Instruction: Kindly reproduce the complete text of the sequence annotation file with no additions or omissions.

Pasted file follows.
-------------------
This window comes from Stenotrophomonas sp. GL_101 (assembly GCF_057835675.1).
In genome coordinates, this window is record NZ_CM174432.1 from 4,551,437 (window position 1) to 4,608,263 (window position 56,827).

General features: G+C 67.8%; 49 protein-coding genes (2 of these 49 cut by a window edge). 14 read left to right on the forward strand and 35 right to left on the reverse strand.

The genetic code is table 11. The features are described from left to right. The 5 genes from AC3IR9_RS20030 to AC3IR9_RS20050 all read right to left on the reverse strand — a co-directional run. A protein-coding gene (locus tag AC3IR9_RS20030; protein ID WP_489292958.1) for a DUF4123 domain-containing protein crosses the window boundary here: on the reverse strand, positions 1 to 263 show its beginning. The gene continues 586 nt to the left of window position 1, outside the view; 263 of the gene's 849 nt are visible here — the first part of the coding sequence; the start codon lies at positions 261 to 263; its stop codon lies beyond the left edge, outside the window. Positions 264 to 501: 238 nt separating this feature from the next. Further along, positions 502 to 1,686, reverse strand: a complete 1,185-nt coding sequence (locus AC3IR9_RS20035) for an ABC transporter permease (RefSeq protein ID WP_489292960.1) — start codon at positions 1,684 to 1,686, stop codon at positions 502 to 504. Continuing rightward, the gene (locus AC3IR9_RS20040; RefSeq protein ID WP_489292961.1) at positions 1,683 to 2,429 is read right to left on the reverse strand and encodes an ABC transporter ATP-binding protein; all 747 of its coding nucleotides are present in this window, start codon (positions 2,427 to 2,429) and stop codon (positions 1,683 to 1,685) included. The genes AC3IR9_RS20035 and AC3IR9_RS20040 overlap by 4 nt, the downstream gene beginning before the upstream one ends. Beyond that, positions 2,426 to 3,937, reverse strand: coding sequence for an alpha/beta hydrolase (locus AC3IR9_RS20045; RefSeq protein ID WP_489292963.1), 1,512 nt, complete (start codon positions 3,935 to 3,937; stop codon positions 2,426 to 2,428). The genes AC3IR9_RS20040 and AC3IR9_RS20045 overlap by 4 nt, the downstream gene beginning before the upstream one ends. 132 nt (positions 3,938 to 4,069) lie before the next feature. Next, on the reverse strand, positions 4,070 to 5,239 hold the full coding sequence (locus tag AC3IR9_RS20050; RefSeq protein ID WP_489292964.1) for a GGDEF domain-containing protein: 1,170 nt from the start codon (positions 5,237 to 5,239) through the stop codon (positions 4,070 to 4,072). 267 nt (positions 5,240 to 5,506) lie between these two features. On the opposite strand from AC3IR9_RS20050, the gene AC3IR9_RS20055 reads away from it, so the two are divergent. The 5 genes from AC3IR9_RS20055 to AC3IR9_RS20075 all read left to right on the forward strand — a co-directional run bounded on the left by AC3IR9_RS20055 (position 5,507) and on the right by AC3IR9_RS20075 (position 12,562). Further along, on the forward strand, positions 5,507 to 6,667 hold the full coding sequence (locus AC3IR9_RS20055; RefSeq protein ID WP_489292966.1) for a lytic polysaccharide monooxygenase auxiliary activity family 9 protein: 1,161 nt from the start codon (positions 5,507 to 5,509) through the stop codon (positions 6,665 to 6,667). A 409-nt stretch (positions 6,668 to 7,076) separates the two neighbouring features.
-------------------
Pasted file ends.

This window comes from Stenotrophomonas sp. GL_101 (assembly GCF_057835675.1).
In genome coordinates, this window is record NZ_CM174432.1 from 4,551,437 (window position 1) to 4,608,263 (window position 56,827).

General features: G+C 67.8%; 49 protein-coding genes (2 of these 49 cut by a window edge). 14 read left to right on the forward strand and 35 right to left on the reverse strand.

The genetic code is table 11. The features are described from left to right. The 5 genes from AC3IR9_RS20030 to AC3IR9_RS20050 all read right to left on the reverse strand — a co-directional run. A protein-coding gene (locus tag AC3IR9_RS20030; protein ID WP_489292958.1) for a DUF4123 domain-containing protein crosses the window boundary here: on the reverse strand, positions 1 to 263 show its beginning. The gene continues 586 nt to the left of window position 1, outside the view; 263 of the gene's 849 nt are visible here — the first part of the coding sequence; the start codon lies at positions 261 to 263; its stop codon lies beyond the left edge, outside the window. Positions 264 to 501: 238 nt separating this feature from the next. Further along, positions 502 to 1,686, reverse strand: a complete 1,185-nt coding sequence (locus AC3IR9_RS20035) for an ABC transporter permease (RefSeq protein ID WP_489292960.1) — start codon at positions 1,684 to 1,686, stop codon at positions 502 to 504. Continuing rightward, the gene (locus AC3IR9_RS20040; RefSeq protein ID WP_489292961.1) at positions 1,683 to 2,429 is read right to left on the reverse strand and encodes an ABC transporter ATP-binding protein; all 747 of its coding nucleotides are present in this window, start codon (positions 2,427 to 2,429) and stop codon (positions 1,683 to 1,685) included. The genes AC3IR9_RS20035 and AC3IR9_RS20040 overlap by 4 nt, the downstream gene beginning before the upstream one ends. Beyond that, positions 2,426 to 3,937, reverse strand: coding sequence for an alpha/beta hydrolase (locus AC3IR9_RS20045; RefSeq protein ID WP_489292963.1), 1,512 nt, complete (start codon positions 3,935 to 3,937; stop codon positions 2,426 to 2,428). The genes AC3IR9_RS20040 and AC3IR9_RS20045 overlap by 4 nt, the downstream gene beginning before the upstream one ends. 132 nt (positions 3,938 to 4,069) lie before the next feature. Next, on the reverse strand, positions 4,070 to 5,239 hold the full coding sequence (locus tag AC3IR9_RS20050; RefSeq protein ID WP_489292964.1) for a GGDEF domain-containing protein: 1,170 nt from the start codon (positions 5,237 to 5,239) through the stop codon (positions 4,070 to 4,072). 267 nt (positions 5,240 to 5,506) lie between these two features. On the opposite strand from AC3IR9_RS20050, the gene AC3IR9_RS20055 reads away from it, so the two are divergent. The 5 genes from AC3IR9_RS20055 to AC3IR9_RS20075 all read left to right on the forward strand — a co-directional run bounded on the left by AC3IR9_RS20055 (position 5,507) and on the right by AC3IR9_RS20075 (position 12,562). Further along, on the forward strand, positions 5,507 to 6,667 hold the full coding sequence (locus AC3IR9_RS20055; RefSeq protein ID WP_489292966.1) for a lytic polysaccharide monooxygenase auxiliary activity family 9 protein: 1,161 nt from the start codon (positions 5,507 to 5,509) through the stop codon (positions 6,665 to 6,667). A 409-nt stretch (positions 6,668 to 7,076) separates the two neighbouring features.